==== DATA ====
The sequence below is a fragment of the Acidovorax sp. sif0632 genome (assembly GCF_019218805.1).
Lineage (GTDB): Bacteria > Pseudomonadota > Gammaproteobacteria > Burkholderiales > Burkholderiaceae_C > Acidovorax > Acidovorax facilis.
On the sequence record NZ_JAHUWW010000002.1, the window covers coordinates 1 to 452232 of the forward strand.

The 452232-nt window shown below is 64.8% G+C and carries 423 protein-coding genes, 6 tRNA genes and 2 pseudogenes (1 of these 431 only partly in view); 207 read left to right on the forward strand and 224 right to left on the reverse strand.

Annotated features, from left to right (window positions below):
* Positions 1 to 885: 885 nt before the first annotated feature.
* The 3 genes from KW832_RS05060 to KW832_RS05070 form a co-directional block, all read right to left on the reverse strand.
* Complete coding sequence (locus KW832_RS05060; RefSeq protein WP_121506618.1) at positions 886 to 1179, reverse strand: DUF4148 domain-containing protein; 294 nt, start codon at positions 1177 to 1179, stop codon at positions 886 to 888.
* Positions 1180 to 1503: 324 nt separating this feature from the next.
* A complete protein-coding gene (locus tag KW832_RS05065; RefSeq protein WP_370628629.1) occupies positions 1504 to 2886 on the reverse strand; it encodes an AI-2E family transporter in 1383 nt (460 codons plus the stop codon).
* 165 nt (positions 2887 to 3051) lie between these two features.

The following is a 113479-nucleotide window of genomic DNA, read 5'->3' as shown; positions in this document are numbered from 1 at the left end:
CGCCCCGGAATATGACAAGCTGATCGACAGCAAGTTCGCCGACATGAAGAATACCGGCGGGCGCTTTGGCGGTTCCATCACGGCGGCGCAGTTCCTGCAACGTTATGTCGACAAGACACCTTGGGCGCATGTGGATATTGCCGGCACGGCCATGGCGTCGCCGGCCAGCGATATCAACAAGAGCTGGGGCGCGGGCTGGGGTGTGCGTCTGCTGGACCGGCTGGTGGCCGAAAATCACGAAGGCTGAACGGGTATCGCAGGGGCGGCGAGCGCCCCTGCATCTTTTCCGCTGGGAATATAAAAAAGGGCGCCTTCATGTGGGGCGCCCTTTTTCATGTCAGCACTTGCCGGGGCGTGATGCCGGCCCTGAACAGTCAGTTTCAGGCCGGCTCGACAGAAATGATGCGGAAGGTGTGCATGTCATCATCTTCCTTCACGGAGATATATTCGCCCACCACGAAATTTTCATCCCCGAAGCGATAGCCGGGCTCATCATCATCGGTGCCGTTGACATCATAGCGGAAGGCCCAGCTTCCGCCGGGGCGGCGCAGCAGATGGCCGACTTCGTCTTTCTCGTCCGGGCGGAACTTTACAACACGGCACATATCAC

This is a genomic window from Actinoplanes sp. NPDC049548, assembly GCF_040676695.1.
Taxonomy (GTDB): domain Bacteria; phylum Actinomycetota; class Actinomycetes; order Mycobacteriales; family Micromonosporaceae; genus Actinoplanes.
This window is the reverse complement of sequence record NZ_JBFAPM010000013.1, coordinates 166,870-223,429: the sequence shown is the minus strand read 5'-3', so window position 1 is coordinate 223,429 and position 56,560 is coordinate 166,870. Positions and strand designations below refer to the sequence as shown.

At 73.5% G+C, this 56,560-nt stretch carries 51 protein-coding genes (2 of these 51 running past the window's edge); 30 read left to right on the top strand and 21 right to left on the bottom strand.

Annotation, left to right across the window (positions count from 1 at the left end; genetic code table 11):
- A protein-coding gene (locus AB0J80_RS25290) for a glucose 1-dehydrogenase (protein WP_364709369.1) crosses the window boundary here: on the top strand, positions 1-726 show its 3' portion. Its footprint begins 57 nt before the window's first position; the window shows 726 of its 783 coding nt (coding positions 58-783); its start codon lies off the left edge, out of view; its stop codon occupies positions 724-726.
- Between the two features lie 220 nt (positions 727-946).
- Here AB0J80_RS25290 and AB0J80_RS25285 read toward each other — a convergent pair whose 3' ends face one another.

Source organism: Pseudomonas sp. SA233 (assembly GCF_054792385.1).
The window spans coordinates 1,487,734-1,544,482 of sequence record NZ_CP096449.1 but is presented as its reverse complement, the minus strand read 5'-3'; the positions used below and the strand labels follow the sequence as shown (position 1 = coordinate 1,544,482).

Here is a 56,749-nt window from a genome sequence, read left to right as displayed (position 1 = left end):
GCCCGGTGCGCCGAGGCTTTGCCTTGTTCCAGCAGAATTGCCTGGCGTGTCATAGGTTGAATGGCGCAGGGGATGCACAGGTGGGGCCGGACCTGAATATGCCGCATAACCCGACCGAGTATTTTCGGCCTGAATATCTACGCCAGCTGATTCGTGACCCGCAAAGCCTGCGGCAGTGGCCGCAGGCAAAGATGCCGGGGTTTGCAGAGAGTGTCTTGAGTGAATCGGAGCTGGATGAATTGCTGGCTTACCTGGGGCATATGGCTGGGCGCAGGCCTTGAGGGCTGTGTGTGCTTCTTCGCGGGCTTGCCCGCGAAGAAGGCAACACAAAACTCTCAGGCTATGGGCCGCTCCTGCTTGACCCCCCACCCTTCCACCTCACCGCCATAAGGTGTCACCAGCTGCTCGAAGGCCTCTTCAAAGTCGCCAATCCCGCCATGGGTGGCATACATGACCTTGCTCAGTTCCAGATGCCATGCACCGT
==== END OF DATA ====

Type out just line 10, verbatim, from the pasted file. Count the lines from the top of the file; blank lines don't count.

* A complete protein-coding gene (locus tag KW832_RS05065; RefSeq protein WP_370628629.1) occupies positions 1504 to 2886 on the reverse strand; it encodes an AI-2E family transporter in 1383 nt (460 codons plus the stop codon).